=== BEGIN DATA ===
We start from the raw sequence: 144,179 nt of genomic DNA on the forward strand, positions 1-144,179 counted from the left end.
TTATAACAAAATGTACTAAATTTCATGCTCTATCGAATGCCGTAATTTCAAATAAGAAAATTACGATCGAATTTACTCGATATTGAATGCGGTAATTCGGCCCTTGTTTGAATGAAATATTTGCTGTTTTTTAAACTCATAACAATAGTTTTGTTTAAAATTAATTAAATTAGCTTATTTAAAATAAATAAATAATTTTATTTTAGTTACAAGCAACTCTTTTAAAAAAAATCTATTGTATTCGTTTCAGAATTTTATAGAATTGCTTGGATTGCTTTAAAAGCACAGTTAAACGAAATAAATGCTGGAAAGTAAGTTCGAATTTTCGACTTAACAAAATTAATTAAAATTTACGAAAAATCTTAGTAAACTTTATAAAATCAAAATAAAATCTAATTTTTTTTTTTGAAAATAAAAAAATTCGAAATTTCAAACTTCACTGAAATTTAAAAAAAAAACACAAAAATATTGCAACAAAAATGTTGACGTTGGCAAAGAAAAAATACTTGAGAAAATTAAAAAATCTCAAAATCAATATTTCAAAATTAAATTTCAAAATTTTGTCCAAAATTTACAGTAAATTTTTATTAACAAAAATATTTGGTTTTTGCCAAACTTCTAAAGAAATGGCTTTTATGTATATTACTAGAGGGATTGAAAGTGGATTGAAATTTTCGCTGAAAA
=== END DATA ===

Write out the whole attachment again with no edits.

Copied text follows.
We start from the raw sequence: 144,179 nt of genomic DNA on the forward strand, positions 1-144,179 counted from the left end.
TTATAACAAAATGTACTAAATTTCATGCTCTATCGAATGCCGTAATTTCAAATAAGAAAATTACGATCGAATTTACTCGATATTGAATGCGGTAATTCGGCCCTTGTTTGAATGAAATATTTGCTGTTTTTTAAACTCATAACAATAGTTTTGTTTAAAATTAATTAAATTAGCTTATTTAAAATAAATAAATAATTTTATTTTAGTTACAAGCAACTCTTTTAAAAAAAATCTATTGTATTCGTTTCAGAATTTTATAGAATTGCTTGGATTGCTTTAAAAGCACAGTTAAACGAAATAAATGCTGGAAAGTAAGTTCGAATTTTCGACTTAACAAAATTAATTAAAATTTACGAAAAATCTTAGTAAACTTTATAAAATCAAAATAAAATCTAATTTTTTTTTTTGAAAATAAAAAAATTCGAAATTTCAAACTTCACTGAAATTTAAAAAAAAAACACAAAAATATTGCAACAAAAATGTTGACGTTGGCAAAGAAAAAATACTTGAGAAAATTAAAAAATCTCAAAATCAATATTTCAAAATTAAATTTCAAAATTTTGTCCAAAATTTACAGTAAATTTTTATTAACAAAAATATTTGGTTTTTGCCAAACTTCTAAAGAAATGGCTTTTATGTATATTACTAGAGGGATTGAAAGTGGATTGAAATTTTCGCTGAAAA